Economic Indicators and Various Reports On It- GDP, FD, EODB, WIR etc

World Economic Outlook (WEO) Report by IMF


From UPSC perspective, the following things are important :

Prelims level: World Economic Outlook (WEO), IMF

Mains level: Impact of COVID on employment and economic growth

The International Monetary Fund (IMF) has unveiled its 2nd World Economic Outlook (WEO) Report.

About WEO Report

  • The WEO is a report by the IMF that analyzes key parts of the IMF’s surveillance of economic developments and policies in its member countries.
  • It also projects developments in the global financial markets and economic systems.
  • The report comes out twice every year — April and October.
  • It is based on a wide set of assumptions about a host of parameters — such as the international price of crude oil — and set the benchmark for all economies to compare one another with.

Key takeaways from the October 2021 WEO

  • The central message was that the global economic recovery momentum had weakened due to the pandemic-induced supply disruptions.
  • It is the increasing inequality among nations that IMF was most concerned about.
  • The dangerous divergence in economic prospects across countries remains a major concern.

Reasons for the slowdown

There are two key reasons:

  1. Large disparities in vaccine access
  2. Differences in policy support

What about Employment?

Ans. There is a lag.

  • Employment around the world remains below its pre-pandemic levels.
  • This reflects a mix of negative output gaps, worker fears of on-the-job infection in contact-intensive occupations, childcare constraints, labour demand changes due to automation etc.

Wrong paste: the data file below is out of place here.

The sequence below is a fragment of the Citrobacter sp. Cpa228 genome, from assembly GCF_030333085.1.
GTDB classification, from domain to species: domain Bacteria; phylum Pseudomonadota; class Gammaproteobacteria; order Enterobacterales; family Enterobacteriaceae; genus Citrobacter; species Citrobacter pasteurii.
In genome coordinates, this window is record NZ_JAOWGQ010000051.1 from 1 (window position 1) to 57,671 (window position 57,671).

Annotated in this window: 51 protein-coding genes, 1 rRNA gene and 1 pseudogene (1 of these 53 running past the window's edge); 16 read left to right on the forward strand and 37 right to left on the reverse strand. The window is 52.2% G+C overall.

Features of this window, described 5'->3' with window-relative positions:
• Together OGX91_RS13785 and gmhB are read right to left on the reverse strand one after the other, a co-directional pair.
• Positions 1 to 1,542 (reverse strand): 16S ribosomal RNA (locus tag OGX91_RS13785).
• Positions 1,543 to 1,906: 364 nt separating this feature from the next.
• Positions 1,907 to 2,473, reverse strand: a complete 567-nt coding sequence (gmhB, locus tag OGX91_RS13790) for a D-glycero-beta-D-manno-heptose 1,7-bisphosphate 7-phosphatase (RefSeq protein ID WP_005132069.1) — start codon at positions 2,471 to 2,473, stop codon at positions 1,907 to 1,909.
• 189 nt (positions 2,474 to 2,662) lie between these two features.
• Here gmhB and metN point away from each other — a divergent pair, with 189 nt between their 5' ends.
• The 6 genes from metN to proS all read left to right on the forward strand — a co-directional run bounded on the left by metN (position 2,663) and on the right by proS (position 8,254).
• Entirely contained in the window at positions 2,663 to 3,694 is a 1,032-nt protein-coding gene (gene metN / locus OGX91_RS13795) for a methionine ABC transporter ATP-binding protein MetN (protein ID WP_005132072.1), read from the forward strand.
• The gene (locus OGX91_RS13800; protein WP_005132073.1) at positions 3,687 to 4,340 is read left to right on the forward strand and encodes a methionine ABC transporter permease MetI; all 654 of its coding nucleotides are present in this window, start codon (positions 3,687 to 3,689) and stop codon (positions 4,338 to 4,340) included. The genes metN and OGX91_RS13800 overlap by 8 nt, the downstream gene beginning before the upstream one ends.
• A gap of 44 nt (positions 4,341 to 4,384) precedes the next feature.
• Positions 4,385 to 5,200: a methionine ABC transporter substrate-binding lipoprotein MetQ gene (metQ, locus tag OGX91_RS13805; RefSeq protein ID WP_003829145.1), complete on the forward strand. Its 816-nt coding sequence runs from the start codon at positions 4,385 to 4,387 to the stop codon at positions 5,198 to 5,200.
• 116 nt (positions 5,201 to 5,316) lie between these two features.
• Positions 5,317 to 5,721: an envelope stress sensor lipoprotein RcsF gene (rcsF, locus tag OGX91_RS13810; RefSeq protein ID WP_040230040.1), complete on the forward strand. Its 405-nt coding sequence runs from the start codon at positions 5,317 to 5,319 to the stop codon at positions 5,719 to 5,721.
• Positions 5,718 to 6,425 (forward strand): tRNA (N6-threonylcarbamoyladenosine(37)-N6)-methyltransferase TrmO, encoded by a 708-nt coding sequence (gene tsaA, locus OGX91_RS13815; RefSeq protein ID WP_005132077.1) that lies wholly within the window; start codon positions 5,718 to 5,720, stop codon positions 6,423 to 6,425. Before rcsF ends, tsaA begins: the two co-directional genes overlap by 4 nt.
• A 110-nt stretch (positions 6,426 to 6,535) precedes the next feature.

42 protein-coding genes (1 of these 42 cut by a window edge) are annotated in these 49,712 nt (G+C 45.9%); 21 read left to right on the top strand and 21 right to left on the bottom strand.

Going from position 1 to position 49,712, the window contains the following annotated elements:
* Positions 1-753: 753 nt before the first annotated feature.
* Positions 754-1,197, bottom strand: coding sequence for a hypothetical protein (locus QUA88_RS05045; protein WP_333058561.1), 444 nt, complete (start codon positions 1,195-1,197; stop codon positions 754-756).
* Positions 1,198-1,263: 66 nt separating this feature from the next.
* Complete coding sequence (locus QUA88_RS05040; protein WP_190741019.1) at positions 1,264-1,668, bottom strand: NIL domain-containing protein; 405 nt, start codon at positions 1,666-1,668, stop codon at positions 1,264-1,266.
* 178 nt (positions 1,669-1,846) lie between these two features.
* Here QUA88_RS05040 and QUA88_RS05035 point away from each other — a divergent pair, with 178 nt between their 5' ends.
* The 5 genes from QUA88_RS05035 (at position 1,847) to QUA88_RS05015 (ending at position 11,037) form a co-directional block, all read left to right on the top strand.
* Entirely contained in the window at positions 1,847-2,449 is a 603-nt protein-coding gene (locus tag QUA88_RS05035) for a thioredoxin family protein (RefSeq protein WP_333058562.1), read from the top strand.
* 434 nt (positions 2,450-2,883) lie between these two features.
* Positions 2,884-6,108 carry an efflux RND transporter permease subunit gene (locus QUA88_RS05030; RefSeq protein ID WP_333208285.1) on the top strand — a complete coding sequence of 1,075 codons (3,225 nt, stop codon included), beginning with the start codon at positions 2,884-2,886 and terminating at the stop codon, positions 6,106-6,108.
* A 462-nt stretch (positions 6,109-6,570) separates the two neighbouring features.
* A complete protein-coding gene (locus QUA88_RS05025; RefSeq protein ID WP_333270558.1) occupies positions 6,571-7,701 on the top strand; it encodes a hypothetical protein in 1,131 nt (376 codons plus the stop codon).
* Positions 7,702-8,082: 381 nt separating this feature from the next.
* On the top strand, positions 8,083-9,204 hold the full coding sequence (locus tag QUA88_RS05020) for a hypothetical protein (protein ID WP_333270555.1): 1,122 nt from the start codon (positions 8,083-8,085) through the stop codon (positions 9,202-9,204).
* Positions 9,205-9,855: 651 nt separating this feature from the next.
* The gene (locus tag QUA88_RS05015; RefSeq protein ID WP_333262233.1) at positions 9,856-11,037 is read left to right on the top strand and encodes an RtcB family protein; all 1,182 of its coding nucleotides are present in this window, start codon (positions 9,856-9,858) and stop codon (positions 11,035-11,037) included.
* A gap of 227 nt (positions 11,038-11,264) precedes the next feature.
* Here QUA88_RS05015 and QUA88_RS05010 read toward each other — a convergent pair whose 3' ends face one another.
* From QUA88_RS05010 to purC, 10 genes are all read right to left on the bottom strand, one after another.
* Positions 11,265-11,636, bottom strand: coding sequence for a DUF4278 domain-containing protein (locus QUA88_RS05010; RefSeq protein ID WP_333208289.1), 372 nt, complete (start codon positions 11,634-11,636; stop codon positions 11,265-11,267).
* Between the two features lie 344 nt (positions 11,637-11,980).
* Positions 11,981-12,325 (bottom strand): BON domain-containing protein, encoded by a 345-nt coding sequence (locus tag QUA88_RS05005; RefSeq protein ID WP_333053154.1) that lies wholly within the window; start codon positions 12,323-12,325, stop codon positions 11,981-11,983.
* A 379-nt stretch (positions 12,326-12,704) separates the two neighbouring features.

• The main concern is the gap between recovery in output and employment which is likely to be larger in emerging markets and developing economies than in advanced economies.
  • Further, young and low-skilled workers are likely to be worse off than prime-age and high-skilled workers, respectively.

Implications for India

Ans. Reduce India’s growth momentum

  • IMF has suggested that India’s economic recovery is gaining ground.
  • Some sectors such as the IT-services sectors have been practically unaffected by Covid, while the e-commerce industry is doing brilliantly.
  • However, the recovery in unemployment is lagging the recovery in output (or GDP).
  • This matters immensely for India as it reflects jobless growth.
  • India was already facing a deep employment crisis before the Covid crisis, and it became much worse after it.
  • Lack of adequate employment levels would again drag down overall demand and affect the growth momentum.

Threats to growth momentum

  • Usual unemployment: Even before the pandemic, India already had a massive unemployment crisis.
  • Sector-wise recovery: India is witnessing a K-shaped recovery. That means different sectors are recovering at significantly different rates.
  • Unorganized sector: A weak recovery for the informal/unorganized sectors implies a drag on the economy’s ability to create new jobs or revive old ones.
  • Contact-based services: Such services which can create many more jobs, are not seeing a similar bounce-back.

How informal is India’s economy?

  • A NSO report titled ‘Measuring Informal Economy in India’ gives a detailed account of informal Indian economy.
  • It shows the share of different sectors of the economy in the overall Gross Value Added and the share of the unorganised sector therein.
  • The share of informal/unorganised sector GVA is more than 50% at the all-India level, and is even higher in certain sectors.
  • It creates a lot of low-skilled jobs such as construction and trade, repair, accommodation, and food services.

This is why India is more vulnerable.


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